Milwaukee Astronomical Society




A Handbook for Night Sky Tour Guides

These are tried and proven blueprints for guiding your companions through the mysterious depths of the night sky. Each tour follows a plan that mixes astronomy, legends, and the immediate beauty of the stars to create a lively and interesting stargazing experience. Whether you are educating your campers or impressing your date, these sky tours offer a broad selection of celestial gems that you can use.

This entire section of our website is compliments of MAS member Randy Culp. He wrote this for his own website and notes that there are several mirror sites (copies, which he takes as a compliment). His site will be continually up to date and improved, but we hope ours will be as well.

Index to the Tours

Click on the symbol for the season to go to that tour. Click on the symbol while you're in the tour to come back to this page.

Note that each tour stands by itself. They all cover the same fundamental astronomy principles, each in its own way according to what's up for the season.


Spring Sky Tour

March, April, & May
The Big Dipper becomes our guide to the entire night sky.

Auriga Gemini Bootes
Cancer Hydra Corvus
Crater Leo Ursa Major
Ursa Minor Draco Virgo
Coma Berenices Canis Minor Corona Borealis
Canes Venatici


Summer Sky Tour

June, July, & August
It seems nearly all the best of the deep sky objects hang out here

Ursa Major Ursa Minor Cassiopeia
Bootes Canes Venatici Draco
Virgo Cepheus Sagittarius
Ophiuchus Serpens Scorpius
Aquila Cygnus Sagitta
Delphinus Equuleus Lyra
Hercules Corona Borealis


Autumn Sky Tour

September, October, & November
The Andromeda legend dominates with six constellations

Andromeda Perseus Cassiopeia
Cepheus Pegasus Cetus
Capricornus Aquarius Pisces
Aries Triangulum Piscis Austrinus
Cygnus Aquila Little & Big Dipper
Delphinus Sagitta Lyra
Equuleus Draco


Winter Sky Tour

December, January, & February
The chilly winter sky is the brightest of the year, featuring the Orion Nebula

Orion Taurus Auriga
Ursa Major Ursa Minor Andromeda
Perseus Lepus Canis Major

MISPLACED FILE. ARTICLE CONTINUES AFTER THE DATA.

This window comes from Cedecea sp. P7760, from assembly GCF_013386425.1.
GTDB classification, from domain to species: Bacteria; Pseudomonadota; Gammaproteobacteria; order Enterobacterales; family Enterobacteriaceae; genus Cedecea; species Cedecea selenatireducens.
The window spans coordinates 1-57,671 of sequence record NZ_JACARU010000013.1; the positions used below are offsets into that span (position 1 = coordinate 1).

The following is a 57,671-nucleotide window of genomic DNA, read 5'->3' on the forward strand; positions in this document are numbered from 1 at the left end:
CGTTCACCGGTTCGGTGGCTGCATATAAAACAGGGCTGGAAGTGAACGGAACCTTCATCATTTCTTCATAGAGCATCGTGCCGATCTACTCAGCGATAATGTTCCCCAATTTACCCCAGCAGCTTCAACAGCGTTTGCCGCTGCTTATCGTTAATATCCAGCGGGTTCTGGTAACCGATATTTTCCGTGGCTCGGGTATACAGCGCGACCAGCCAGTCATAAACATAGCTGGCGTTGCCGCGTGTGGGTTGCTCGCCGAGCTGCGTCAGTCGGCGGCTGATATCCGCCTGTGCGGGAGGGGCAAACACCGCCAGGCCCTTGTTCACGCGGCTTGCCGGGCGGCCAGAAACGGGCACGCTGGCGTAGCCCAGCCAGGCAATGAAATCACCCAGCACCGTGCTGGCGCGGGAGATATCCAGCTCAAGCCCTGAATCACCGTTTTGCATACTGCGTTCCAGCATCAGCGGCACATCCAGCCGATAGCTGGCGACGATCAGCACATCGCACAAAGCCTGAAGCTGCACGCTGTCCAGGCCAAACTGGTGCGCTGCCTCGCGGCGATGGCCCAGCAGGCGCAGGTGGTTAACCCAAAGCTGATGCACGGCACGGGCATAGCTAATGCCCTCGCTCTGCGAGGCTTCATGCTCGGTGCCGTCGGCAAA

Canis Minor Gemini Leo
Cancer Aries Triangulum
Cetus Cassiopeia Cepheus

Index to the Constellations A Summary of the Constellations and the Features of Each

Judging the Sky by Eye How to Gauge the Clarity of Your Night Sky Using the Constellations

Star Hopping A method to find celestial objects

Recommended Equipment - By Randy Culp

  1. Reference Guides

    The single best book to have is the Audubon Society Field Guide to the Night Sky. I have over 40 books on astronomy and I find I keep going back to this one. Plus it fits in your back pocket.

    Also handy is Orion DeepMap 600 which can be found at A nice view of the entire night sky in a single shot.

    Note that you want these for preparation in advance. If you plan on referencing them while you're stargazing, bring along a red LED flashlight, which will prevent you from destroying your night vision once your eyes are dark-adapted.

  2. Flashlight

    You don't want this for seeing so much as you want it for pointing out stars and tracing out constellations. You therefore want one with a highly focused beam that will give you a searchlight shaft into the night sky. (If you can afford a green laser pointer - these are much cooler and more high-tech than a flashlight - just be careful where you point it. Obviously not at buildings, cars, or aircraft, but also make sure a nearby astronomer is not trying to get an image while you're waving your laser, or flashlight, around.)

  3. Binoculars

    The single most versatile instrument for astronomy is a pair of 10x50 binoculars. They're small and light so they can go on any outing, and they're powerful. In fact, a little too powerful -- at 10x magnification you need to control the shaking from your hands to get the full resolving power of the image. (Some people prefer 7x50 or 8x50 for this reason.) Laying on your back, bracing the binoculars with your hands against your face, works really well for steadying out the shaking. You can also get a tripod mount for most binoculars.

    Decent ones (Meade, Celestron, Orion, Bushnell) will go for around $50, excellent ones will go for as much as ten times that (or more of course). Avoid the cheap ones (think of how much you can see through those magnifying glasses from cereal boxes).

  4. Telescope

    Only if you really think you need it. For stargazing purposes you won't use it extensively, although it can add a nice touch. Decent ones start at around $150, and the prices for good ones quickly skyrocket from there -- from $400 to $1000 for a nice and reasonably mobile instrument. The diameter of the objective lens, which is the most important dimension of a telescope, needs to be greater than 3 inches for the telescope to do much good.

    The telescope I use is a Meade ETX (the original, with a 3.5" objective). I have it on every campout because it's compact and travels well. For more challenging targets (and more impressive telescope images) we rely on one of the dads who occasionally brings along a 10-inch scope.

    The tours are just fine without a telescope at all. I include the telescope objects in case you have access to one and you really want to use it. If you don't use it, no one will miss it. In fact, even though I usually have binoculars handy for stargazing (and personally I really like them), I have found that the tours are just fine with no optical aids at all. We're stargazing, here, after all.